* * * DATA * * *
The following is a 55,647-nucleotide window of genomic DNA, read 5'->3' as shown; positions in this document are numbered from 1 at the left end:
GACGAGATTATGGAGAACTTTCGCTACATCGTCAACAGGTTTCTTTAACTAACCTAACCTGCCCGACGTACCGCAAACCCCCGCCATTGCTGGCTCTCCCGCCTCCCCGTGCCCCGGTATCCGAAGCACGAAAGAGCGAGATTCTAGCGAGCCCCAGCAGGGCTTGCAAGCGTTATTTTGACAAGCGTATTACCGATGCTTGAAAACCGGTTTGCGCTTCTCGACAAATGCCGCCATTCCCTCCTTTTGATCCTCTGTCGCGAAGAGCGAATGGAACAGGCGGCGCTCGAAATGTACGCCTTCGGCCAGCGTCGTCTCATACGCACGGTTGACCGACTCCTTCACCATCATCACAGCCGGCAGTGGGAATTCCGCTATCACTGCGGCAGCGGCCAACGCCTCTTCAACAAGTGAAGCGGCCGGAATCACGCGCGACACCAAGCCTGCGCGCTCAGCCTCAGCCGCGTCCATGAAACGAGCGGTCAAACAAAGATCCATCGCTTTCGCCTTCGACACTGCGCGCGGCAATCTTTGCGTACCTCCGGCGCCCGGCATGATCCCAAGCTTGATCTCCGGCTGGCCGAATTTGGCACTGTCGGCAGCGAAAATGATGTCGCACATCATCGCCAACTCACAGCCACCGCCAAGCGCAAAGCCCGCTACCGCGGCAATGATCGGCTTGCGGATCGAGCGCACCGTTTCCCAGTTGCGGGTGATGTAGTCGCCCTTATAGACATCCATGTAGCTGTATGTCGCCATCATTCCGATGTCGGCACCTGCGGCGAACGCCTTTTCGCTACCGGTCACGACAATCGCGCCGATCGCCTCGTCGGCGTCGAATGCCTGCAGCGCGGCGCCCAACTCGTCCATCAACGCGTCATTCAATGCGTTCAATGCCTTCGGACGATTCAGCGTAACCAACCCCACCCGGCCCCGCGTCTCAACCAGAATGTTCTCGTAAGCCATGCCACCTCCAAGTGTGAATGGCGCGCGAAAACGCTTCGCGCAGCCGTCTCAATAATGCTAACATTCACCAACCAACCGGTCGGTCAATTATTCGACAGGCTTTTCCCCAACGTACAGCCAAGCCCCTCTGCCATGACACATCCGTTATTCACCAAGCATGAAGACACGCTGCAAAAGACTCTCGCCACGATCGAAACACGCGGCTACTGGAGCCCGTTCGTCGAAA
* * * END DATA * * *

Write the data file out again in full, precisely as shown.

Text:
The following is a 55,647-nucleotide window of genomic DNA, read 5'->3' as shown; positions in this document are numbered from 1 at the left end:
GACGAGATTATGGAGAACTTTCGCTACATCGTCAACAGGTTTCTTTAACTAACCTAACCTGCCCGACGTACCGCAAACCCCCGCCATTGCTGGCTCTCCCGCCTCCCCGTGCCCCGGTATCCGAAGCACGAAAGAGCGAGATTCTAGCGAGCCCCAGCAGGGCTTGCAAGCGTTATTTTGACAAGCGTATTACCGATGCTTGAAAACCGGTTTGCGCTTCTCGACAAATGCCGCCATTCCCTCCTTTTGATCCTCTGTCGCGAAGAGCGAATGGAACAGGCGGCGCTCGAAATGTACGCCTTCGGCCAGCGTCGTCTCATACGCACGGTTGACCGACTCCTTCACCATCATCACAGCCGGCAGTGGGAATTCCGCTATCACTGCGGCAGCGGCCAACGCCTCTTCAACAAGTGAAGCGGCCGGAATCACGCGCGACACCAAGCCTGCGCGCTCAGCCTCAGCCGCGTCCATGAAACGAGCGGTCAAACAAAGATCCATCGCTTTCGCCTTCGACACTGCGCGCGGCAATCTTTGCGTACCTCCGGCGCCCGGCATGATCCCAAGCTTGATCTCCGGCTGGCCGAATTTGGCACTGTCGGCAGCGAAAATGATGTCGCACATCATCGCCAACTCACAGCCACCGCCAAGCGCAAAGCCCGCTACCGCGGCAATGATCGGCTTGCGGATCGAGCGCACCGTTTCCCAGTTGCGGGTGATGTAGTCGCCCTTATAGACATCCATGTAGCTGTATGTCGCCATCATTCCGATGTCGGCACCTGCGGCGAACGCCTTTTCGCTACCGGTCACGACAATCGCGCCGATCGCCTCGTCGGCGTCGAATGCCTGCAGCGCGGCGCCCAACTCGTCCATCAACGCGTCATTCAATGCGTTCAATGCCTTCGGACGATTCAGCGTAACCAACCCCACCCGGCCCCGCGTCTCAACCAGAATGTTCTCGTAAGCCATGCCACCTCCAAGTGTGAATGGCGCGCGAAAACGCTTCGCGCAGCCGTCTCAATAATGCTAACATTCACCAACCAACCGGTCGGTCAATTATTCGACAGGCTTTTCCCCAACGTACAGCCAAGCCCCTCTGCCATGACACATCCGTTATTCACCAAGCATGAAGACACGCTGCAAAAGACTCTCGCCACGATCGAAACACGCGGCTACTGGAGCCCGTTCGTCGAAA